The Black Death was one of the most horrible pandemics in the annals of human history as it claimed the lives of an estimated 75 to 200 million people and reached its peak in Europe from 1346 to 1353.
The plague killed 30 to 60% of the total population of Europe. The population of the continent bounced back after one and half century.
But the moment of redemption for the innocent rats has finally arrived and if the study whipped up by the researchers at Norway’s University of Oslo is true and valid then the culprit could have been the gerbils and not their distant cousins.
Yes you heard it right, the cute, gentle and harmless gerbils could have been the real carriers of the dreaded Black Death from Asia to Europe in the 14th century, which led to the deaths of millions and millions of hapless people.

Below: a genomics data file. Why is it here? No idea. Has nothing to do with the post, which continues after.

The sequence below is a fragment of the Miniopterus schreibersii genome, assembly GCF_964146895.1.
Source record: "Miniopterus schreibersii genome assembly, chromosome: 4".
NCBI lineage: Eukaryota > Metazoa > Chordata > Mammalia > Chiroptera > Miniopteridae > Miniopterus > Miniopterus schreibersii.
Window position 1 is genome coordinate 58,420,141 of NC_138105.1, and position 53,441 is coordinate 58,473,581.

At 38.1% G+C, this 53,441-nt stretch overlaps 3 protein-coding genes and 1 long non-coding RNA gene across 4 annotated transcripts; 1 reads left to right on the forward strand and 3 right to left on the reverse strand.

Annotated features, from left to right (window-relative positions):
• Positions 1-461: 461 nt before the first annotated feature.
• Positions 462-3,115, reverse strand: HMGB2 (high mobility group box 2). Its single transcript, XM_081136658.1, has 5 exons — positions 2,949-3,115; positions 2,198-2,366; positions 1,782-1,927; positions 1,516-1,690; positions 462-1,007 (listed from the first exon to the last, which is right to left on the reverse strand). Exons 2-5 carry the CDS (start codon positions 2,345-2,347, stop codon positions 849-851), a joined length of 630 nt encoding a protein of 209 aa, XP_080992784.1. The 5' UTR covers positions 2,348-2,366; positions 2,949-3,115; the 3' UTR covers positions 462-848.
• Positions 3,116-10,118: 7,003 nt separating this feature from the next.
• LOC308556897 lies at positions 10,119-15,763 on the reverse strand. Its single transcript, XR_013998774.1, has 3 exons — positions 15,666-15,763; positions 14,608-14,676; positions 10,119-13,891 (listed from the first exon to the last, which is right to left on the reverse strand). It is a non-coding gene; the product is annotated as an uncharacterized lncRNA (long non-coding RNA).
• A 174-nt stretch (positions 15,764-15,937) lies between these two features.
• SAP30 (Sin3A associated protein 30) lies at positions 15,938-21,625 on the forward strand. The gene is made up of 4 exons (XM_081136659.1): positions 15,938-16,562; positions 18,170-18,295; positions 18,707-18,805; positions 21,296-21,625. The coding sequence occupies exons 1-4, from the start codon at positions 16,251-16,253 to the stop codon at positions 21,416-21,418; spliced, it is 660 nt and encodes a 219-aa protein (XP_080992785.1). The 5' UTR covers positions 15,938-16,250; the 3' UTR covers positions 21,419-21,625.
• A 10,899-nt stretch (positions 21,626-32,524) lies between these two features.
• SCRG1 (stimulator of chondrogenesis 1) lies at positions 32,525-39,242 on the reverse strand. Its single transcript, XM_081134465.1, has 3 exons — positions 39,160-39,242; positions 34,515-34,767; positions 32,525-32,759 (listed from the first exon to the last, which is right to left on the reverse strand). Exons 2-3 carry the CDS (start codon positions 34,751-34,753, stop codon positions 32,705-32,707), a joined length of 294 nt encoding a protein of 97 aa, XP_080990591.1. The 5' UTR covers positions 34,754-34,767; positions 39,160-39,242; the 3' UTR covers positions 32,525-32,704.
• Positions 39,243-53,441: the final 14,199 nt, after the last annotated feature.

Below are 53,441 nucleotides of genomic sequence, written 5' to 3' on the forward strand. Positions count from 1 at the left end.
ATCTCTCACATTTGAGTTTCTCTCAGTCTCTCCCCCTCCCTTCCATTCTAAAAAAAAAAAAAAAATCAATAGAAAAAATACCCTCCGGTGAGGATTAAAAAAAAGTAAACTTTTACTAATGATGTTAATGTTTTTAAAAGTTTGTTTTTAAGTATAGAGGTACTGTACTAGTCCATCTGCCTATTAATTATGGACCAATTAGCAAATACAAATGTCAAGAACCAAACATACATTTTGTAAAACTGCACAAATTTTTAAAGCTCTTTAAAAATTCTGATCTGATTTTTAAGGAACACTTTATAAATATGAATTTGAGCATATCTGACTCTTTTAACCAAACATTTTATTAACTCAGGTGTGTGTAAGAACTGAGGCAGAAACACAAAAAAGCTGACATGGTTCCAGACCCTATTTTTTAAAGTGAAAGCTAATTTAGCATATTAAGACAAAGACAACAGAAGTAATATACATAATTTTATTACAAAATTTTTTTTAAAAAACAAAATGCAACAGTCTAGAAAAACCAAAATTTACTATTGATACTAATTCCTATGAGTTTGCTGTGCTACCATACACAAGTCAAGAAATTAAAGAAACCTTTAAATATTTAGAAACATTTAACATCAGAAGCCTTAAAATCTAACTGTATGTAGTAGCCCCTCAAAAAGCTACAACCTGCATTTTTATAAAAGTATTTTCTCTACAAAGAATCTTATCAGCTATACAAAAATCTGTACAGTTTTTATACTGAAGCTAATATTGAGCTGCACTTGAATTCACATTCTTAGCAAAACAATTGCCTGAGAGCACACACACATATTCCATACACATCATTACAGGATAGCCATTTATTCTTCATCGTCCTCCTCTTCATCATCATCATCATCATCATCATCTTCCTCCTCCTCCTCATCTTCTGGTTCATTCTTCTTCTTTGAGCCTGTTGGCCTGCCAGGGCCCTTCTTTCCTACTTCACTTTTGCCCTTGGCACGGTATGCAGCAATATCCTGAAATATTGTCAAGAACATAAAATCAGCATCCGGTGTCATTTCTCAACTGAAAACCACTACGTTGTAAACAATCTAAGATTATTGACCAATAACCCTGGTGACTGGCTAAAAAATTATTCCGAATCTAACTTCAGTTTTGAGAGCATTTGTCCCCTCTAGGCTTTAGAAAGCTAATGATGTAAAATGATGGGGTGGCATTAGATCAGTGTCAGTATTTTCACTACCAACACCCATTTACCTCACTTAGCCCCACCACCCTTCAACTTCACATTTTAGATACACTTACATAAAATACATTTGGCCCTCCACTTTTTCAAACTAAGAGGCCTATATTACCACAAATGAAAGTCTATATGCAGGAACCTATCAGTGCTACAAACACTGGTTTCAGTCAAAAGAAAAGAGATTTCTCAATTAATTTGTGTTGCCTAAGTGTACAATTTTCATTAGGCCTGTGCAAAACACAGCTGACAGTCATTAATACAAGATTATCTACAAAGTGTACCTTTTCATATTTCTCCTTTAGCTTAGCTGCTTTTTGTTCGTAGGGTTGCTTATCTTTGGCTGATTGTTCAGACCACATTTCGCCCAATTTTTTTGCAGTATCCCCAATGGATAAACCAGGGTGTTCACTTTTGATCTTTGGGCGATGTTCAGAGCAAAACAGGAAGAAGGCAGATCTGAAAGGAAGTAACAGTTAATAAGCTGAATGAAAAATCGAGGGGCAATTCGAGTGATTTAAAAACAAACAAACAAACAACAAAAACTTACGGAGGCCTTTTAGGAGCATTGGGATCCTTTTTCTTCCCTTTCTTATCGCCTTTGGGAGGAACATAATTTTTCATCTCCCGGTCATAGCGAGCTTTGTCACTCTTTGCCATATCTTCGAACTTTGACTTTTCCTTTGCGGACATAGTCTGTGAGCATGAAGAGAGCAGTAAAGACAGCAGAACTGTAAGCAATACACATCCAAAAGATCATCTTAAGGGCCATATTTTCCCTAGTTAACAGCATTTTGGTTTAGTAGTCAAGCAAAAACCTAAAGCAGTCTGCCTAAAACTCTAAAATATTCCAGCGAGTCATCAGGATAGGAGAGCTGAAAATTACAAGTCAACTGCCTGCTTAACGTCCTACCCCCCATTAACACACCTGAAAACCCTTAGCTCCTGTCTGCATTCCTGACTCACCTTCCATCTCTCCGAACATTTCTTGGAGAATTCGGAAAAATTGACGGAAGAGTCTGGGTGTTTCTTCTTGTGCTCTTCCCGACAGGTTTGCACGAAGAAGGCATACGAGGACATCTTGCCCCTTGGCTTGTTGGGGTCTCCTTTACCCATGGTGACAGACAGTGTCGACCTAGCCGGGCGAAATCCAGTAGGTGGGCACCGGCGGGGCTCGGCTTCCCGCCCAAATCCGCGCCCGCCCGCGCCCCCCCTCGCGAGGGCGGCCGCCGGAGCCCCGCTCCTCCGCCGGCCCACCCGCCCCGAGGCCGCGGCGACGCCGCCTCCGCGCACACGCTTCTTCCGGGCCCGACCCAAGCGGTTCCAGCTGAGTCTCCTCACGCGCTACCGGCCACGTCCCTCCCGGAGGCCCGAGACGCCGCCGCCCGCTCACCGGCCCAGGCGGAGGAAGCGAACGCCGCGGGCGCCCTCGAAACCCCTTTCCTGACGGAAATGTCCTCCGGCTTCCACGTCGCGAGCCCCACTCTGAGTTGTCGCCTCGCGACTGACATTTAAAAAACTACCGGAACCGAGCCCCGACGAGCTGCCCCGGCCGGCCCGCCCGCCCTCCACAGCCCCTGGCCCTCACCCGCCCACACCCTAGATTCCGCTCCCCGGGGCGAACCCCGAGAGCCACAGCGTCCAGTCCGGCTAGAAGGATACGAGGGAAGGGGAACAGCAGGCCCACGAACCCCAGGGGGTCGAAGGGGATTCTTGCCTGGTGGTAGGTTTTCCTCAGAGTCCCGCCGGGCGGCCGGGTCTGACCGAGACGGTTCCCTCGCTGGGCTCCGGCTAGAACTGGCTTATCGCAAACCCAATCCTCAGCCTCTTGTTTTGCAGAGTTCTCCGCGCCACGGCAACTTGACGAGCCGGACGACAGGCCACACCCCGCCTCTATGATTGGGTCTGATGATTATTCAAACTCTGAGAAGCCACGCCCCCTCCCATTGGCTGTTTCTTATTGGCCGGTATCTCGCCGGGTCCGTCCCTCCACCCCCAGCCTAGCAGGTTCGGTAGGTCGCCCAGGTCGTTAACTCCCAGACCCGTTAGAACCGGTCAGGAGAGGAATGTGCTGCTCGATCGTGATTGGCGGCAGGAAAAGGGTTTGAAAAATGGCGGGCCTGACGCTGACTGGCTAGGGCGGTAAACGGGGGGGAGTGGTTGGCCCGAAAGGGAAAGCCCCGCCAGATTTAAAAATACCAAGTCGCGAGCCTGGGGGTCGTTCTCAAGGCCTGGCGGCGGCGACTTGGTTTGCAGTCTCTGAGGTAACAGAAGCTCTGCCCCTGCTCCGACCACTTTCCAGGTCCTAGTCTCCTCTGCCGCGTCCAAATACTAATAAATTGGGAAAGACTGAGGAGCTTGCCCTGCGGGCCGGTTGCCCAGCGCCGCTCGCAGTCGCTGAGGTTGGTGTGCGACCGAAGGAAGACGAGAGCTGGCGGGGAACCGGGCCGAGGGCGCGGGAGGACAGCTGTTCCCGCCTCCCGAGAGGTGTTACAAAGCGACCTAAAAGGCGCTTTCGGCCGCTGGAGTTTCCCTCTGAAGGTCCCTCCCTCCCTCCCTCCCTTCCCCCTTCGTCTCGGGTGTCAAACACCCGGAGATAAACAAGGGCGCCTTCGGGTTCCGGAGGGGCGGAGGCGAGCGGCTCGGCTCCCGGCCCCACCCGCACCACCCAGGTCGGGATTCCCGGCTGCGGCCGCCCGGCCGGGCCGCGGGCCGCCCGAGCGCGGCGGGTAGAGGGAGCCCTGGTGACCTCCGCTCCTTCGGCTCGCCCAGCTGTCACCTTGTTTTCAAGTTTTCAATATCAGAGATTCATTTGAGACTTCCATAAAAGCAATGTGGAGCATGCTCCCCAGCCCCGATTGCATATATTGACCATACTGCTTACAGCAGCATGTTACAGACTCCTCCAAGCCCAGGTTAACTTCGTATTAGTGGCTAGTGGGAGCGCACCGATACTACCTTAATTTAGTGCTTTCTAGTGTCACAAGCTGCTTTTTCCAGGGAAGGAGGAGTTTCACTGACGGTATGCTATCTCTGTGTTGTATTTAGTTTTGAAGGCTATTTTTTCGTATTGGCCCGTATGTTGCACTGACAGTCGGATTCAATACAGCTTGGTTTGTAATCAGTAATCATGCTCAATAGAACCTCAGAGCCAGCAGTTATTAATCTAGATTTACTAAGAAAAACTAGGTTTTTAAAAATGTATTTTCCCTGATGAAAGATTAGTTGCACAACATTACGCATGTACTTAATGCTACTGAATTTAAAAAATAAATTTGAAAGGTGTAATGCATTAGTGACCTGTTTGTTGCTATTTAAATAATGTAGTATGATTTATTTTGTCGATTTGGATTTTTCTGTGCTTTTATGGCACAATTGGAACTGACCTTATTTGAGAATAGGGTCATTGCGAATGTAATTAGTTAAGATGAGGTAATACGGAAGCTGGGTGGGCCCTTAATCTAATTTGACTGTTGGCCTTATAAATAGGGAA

The researchers pinpoint the gerbils from central Asia as the carriers of the Yersinia pestis bacteria which gives rise to the bubonic plague, which keeps on coming backing sporadically in Europe until the 19th century.
Researchers examined tree-ring records to discern the kind of climate conditions were present during the time when the plague was common. They found out that the weather conditions in Europe were not suited for rats to cause an outbreak, instead the weather conditions were most favorable in Asia for gerbils and fleas to flourish.
The study also hinted that Silk Road routes either by land or sea could have served as the mediums for the plague.
If you have doubts now with your endearing gerbil pet don’t worry since they are harmless and longer capable of carrying deadly bacteria.